Scotch whisky has a strong affinity with sailing, from Diageo's celebrated, annual Classic Malts Cruise to the current race partnership of Benromach Speyside single malt with the 'Glasgow: Scotland with Style' clipper, in the Clipper 07-08 Round the World Yacht Race. The latest company to exploit this synergy is Broxburn-based Ian Macleod Distillers, who have entered into a sponsorship and branding agreement for their Six Isles blended malt with the 46-foot Bavaria yacht in the Round Britain Experience. The yacht, named Six Isles, will be skippered on one of the legs around Scotland by Sally Thompson, sister to Ian Macleod Distillers' Area Director for Northern Europe, Stuart Thompson. The yacht is branded with a mast flag and banners, and the crew has also been provided with stock and point of sale material to promote Six Isles throughout the voyage in over 60 UK ports. These include all the islands that provide whisky for the Six Isles blended malt, namely Islay, Jura, Mull, Arran, Skye and Orkney. Iain Weir, Marketing Director for Ian Macleod Distillers, says "This sponsorship is the perfect synergy for The Six Isles Blended Malts. Blended Malts are a great way of introducing a curious younger audience to the malt whisky sector as innovative newer brands such as The Six Isles and Monkey Shoulder do not have any of the traditional constraints of many of their single malt counterparts. This sponsorship will create more awareness for The Six Isles, not only in Scotland but hopefully further afield."

Malt Project

Staying with matters island and coastal, the latest in The Malt Project's series of DVD geographical tours of Scotland's distilleries has just been released and is titled The Coastal and Island Distilleries. Disk one of the two-disk set features interviews with whisky writers Martine Nouet, Gavin D Smith and Dominic Roscrow, plus visits to Old Pulteney distillery in Caithness, Highland Park and Scapa on Orkney, and Oban on the west coast. An additional treat is a tour of John and Frances Clotworthy's boutique distilling operation at Glenchork Lodge Hotel in the remote West Highlands.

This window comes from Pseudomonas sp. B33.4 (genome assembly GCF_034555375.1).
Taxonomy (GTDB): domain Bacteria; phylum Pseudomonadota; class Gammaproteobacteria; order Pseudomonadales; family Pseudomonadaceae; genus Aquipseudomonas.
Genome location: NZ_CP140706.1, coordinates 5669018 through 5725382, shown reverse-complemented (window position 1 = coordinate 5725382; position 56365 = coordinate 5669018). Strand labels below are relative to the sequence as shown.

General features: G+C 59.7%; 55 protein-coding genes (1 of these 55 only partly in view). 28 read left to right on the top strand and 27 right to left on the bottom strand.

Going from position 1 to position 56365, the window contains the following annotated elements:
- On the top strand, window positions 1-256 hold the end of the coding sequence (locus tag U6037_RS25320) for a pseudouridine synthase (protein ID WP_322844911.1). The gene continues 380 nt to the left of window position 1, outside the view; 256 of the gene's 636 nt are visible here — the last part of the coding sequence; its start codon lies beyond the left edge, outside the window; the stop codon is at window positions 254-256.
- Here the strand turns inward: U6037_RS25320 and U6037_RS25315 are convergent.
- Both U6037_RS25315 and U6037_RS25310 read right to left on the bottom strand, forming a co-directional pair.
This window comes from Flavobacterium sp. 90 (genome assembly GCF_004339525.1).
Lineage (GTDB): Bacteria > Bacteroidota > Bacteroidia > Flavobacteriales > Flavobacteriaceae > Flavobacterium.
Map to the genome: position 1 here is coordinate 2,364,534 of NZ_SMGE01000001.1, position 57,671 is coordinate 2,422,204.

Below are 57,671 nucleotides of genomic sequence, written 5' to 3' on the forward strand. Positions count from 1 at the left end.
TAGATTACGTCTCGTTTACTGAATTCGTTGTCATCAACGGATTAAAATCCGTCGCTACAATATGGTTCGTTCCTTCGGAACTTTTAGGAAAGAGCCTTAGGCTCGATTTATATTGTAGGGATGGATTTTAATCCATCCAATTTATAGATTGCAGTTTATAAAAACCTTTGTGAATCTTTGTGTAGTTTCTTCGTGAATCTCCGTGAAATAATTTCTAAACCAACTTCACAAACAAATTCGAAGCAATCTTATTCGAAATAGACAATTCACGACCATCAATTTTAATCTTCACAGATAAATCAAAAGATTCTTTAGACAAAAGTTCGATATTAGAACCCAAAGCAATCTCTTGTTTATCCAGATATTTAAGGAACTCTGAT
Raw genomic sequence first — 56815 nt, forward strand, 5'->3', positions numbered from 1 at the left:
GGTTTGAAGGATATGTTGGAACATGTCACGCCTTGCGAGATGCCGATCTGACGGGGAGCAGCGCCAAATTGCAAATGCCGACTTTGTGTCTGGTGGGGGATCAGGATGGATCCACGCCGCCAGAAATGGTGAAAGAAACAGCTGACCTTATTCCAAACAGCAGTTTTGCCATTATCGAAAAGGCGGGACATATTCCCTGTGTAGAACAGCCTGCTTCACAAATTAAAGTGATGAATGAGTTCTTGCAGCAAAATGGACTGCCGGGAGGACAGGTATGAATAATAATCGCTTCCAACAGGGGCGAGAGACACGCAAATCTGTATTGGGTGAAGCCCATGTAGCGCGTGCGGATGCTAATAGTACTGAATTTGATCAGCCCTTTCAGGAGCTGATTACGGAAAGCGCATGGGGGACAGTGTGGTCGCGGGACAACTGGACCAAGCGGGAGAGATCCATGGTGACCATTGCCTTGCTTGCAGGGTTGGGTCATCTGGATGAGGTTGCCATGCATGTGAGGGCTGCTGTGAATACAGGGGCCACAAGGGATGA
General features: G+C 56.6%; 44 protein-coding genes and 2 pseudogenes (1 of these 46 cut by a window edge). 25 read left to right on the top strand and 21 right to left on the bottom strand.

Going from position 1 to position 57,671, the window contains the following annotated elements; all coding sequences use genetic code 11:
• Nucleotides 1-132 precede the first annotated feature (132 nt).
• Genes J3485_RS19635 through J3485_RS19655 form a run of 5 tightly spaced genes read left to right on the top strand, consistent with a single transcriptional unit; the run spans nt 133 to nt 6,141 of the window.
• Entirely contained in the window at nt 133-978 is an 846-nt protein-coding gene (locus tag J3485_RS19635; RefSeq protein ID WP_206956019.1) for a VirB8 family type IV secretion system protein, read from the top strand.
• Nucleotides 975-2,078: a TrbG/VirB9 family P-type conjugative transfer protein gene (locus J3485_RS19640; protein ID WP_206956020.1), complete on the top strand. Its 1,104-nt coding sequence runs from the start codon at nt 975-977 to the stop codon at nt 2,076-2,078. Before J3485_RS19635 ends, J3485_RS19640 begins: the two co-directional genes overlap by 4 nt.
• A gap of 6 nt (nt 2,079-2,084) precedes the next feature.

Disk two sees Arizona-based Malt Project supremo Jack Oswald and his crew spending time at Tobermory distillery on Mull, Arran distillery, Springbank and Glen Scotia in Campbeltown and at Kilchoman and Bruichladdich on Islay. Islay is already the subject of volumes one and two in the series, but Kilchoman commenced production after those initial DVDs were filmed and the visit to Bruichladdich on this latest volume allowed Master Distiller Jim McEwan the chance to outline plans for the new Port Charlotte distillery, being created in one of the warehouses of the former Lochindaal distillery. A must for all whisky fans, The Coastal and Island Distilleries DVD is available from specialist outlets and relevant distillery visitor centres, or directly from www.maltproject.com

And Finally...


   1968 Bowmore at £40 a bottle? Sounds like the bargain of the century. But, as ever, there is a catch. The 1968 Bowmore in question is actually a beer, which makes it less of a bargain, especially as each bottle is only 330 ml in capacity. Paradox 1968 Islay Cask is brewed in Scotland's north-east fishing port of Peterhead by the innovative micro-brewery BrewDog, who have matured it for 12 months in vintage Bowmore barrels. Previous releases of this imperial stout have been matured in ex-Caol Ila, Invergordon grain and various Speyside single malt casks. To mark the brewery's first anniversary, just 200 bottles of this 10%abv Paradox have been released, each with an individually silk-screened label. Paradox is an excellent stout, and if you want to spend £40 on a bottle of Paradox rather than on a bottle of Bowmore 15-year-old Darkest then visit www.brewdog.com